Southeast’s Historic Preservation Program, Hoffman Recognized in Kansas City

The Southeast Missouri State University historic preservation program and Cape Girardeau were strongly represented at Main Street Now, a national conference of National Main Street Center, Inc. (NMSC) recently held in Kansas City, Missouri, and hosted by Missouri Main Street Connection (MMSC).

Dr. Carlos Vargas, president of Southeast; Dr. Steven Hoffman, coordinator of Southeast’s historic preservation program, professor of history and member of the Old Town Cape, Inc.’s board of directors; and Marla Mills, executive director of Old Town Cape jointly led a session on fostering positive relationships between higher education and downtown revitalization organizations.

When Kansas City was chosen as the conference’s host city, Hoffman and Mills approached the University to discuss opportunities for involvement. Vargas expressed interest in enhancing Southeast’s presence, and together they created a presentation for the conference: “Higher Education Partnerships and How to Maximize the Relationships.”

“When looking at a partnership with an educational organization, you try to look at it from all perspectives,” Mills explained. “We’ve been able to sustain our partnership with the historic preservation program and the University over such a long time by trying to meet the needs of all sides.”

The presentation exemplified the successful relationship between Southeast and Old Town Cape and offered insights to other organizations seeking to make similar connections.

“I am proud of the University’s ongoing commitment to Old Town Cape through the financial support of student labor and technology, in addition to assisting Dr. Hoffman with travel to the annual Main Street Now national conference,” Vargas said.

“Both partners are helping to accomplish each other’s missions,” Hoffman said. “The students provide assistance in completing Old Town Cape’s projects, and the opportunities provide the students with experiential learning, meeting the University’s strategic mission. The partnership is also a valuable tool for recruitment and retention.”

The session was well attended by professionals from preservation and economic revitalization organizations. Many were impressed by the involvement from the University’s president. Since the conference, Old Town Cape has been contacted by organizations seeking additional advice, and members from one group even scheduled a visit to Cape Girardeau.

“Dr. Vargas is so engaged in our downtown and openly says he loves the work that we do,” Mills said. “What better way to show that relationship is possible than to have all of us at the table.”

Vargas added, “It is extremely valuable for Southeast to be engaged as an active partner to support Old Town Cape’s ongoing efforts as it continues to revitalize our downtown area.”

Southeast students have been involved in several projects, such as architectural surveys, placemaking projects and National Register nominations that have contributed toward the goals of improvement of downtown Cape Girardeau.

Southeast professor Dr. Steven Hoffman is presented his Main Street America Revitalization Professional credential by Patrice Frey, president and chief executive officer of the National Main Street Center.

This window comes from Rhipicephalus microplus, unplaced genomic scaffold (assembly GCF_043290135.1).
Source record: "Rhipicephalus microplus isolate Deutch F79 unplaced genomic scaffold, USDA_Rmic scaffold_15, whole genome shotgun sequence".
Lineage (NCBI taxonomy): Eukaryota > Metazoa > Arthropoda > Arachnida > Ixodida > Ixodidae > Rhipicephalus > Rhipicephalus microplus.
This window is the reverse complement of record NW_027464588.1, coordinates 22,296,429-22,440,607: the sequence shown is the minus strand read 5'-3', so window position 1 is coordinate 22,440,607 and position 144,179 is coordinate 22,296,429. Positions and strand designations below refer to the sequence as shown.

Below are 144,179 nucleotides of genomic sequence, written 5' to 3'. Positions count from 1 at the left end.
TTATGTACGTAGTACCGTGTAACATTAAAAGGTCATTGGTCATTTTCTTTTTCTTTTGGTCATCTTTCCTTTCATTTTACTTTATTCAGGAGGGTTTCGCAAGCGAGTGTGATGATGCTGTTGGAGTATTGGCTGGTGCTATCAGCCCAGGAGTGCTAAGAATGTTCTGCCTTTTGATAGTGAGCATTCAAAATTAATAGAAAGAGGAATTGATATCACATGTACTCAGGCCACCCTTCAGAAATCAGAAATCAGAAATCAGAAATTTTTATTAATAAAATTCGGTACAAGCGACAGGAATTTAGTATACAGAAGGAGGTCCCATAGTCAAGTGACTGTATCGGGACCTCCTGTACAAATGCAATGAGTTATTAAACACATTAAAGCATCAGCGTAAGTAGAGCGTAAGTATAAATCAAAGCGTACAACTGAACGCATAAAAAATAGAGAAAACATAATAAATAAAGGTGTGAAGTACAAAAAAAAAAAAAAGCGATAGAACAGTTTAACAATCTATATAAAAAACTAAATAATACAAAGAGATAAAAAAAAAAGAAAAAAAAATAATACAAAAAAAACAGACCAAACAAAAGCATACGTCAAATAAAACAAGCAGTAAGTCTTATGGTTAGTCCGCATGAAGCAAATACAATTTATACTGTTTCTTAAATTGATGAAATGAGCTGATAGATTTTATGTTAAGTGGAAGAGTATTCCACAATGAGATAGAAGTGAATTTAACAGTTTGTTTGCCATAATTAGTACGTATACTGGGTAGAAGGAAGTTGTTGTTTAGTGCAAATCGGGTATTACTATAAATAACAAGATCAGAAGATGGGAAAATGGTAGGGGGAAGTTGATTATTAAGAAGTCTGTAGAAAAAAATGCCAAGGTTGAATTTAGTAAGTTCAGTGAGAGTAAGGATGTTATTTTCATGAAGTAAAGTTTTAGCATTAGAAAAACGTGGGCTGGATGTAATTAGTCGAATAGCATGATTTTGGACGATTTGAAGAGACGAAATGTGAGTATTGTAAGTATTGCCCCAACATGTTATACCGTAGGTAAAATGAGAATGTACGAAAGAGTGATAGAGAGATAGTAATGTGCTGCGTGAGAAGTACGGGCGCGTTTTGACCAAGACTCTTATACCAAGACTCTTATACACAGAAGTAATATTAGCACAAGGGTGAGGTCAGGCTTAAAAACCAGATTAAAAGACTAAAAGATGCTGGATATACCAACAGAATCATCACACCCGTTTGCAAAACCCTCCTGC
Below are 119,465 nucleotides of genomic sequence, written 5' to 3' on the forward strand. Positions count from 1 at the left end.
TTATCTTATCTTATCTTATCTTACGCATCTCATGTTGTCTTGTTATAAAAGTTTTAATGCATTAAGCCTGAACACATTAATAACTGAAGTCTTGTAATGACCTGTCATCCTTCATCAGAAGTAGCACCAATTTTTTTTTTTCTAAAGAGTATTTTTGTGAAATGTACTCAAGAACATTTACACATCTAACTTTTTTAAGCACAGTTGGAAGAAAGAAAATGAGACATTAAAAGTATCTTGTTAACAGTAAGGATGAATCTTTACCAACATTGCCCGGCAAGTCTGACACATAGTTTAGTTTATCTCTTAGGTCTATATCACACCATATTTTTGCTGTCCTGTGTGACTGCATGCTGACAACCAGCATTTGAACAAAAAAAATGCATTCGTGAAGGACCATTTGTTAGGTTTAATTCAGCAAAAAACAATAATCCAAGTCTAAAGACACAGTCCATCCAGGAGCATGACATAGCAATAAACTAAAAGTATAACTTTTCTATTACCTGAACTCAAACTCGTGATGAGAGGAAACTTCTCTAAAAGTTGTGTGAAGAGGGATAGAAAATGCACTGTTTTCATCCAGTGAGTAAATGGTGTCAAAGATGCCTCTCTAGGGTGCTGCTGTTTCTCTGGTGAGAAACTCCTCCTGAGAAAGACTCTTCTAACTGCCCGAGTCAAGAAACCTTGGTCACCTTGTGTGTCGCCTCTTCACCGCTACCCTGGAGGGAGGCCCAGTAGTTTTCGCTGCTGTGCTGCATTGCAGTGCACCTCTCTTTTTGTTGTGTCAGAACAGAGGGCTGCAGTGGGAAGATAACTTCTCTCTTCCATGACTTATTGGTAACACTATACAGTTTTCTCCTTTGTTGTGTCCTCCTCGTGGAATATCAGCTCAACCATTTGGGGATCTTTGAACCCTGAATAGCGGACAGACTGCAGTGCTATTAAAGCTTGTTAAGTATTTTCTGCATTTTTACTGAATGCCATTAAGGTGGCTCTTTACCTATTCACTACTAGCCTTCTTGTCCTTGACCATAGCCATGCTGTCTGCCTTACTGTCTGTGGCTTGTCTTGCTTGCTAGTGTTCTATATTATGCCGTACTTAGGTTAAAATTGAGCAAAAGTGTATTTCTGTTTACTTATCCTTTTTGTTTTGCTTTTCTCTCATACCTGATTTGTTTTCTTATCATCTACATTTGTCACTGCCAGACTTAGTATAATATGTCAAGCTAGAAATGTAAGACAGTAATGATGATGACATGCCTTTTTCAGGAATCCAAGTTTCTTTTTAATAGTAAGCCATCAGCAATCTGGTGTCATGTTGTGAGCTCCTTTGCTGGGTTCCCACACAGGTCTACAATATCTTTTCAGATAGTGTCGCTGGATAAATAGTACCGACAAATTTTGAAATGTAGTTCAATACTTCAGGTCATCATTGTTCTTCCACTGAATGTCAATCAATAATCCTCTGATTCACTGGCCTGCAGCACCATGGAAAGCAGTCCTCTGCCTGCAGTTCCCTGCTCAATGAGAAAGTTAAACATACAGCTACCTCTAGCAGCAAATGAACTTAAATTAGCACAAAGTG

“The relationship also benefits the community as a whole,” Mills said. “It brings preservation into the community. Having engaged students and faculty has made it better. We are further along now than we would have been without the involvement of the University.”

Also during the conference, Hoffman was recognized for earning his Main Street America Revitalization Professional (MSARP) credential. Hoffman was a member of the second group of graduates to earn the MSARP credential since the program was developed in 2015. The credential signifies professional development through the NMSC’s Main Street America Institute. Participants earn the credential by completing a two-year process that includes several online modules and in-person sessions in each of the four areas of the preservation-based community revitalization techniques known as the Main Street® Approach: economic vitality, organization, promotion and design. The participants also complete online modules and an in-person workshop on leadership development and are required to pass a comprehensive final exam.

Hoffman has been the president of the board of directors of the MMSC since 2009. He advocated for the MSARP program and was involved in reviewing proposals and implementing plans. Although he has taught some of the design courses, he wanted to participate in the program to refine his skills.

“I wanted to enhance my ability to teach the classes –‘Historic Preservation-based Economic Revitalization’ and ‘Legal and Economic Principles of Historic Preservation’,” Hoffman said. “It also gives me legitimacy in the Main Street world.”

Mills said the credential benefits the community as well as the individual.

“Having that credential, in addition to the knowledge it brings, gives the community and the program a certain level of confidence,” Mills said. “Our board recognizes him as an advisor and a resource, not just for historic preservation but also strategy and his ability to combine opportunities and needs to benefit everyone.”

National Main Street Center, Inc. is a nonprofit organization and a subsidiary of the National Trust for Historic Preservation. For more than 35 years, the Center’s Main Street America program has provided assistance in the revitalization of older and historic commercial districts. Today, it is a network of more than 1,600 neighborhoods and communities, rural and urban, who share both a commitment to place and to building stronger communities through preservation-based economic development.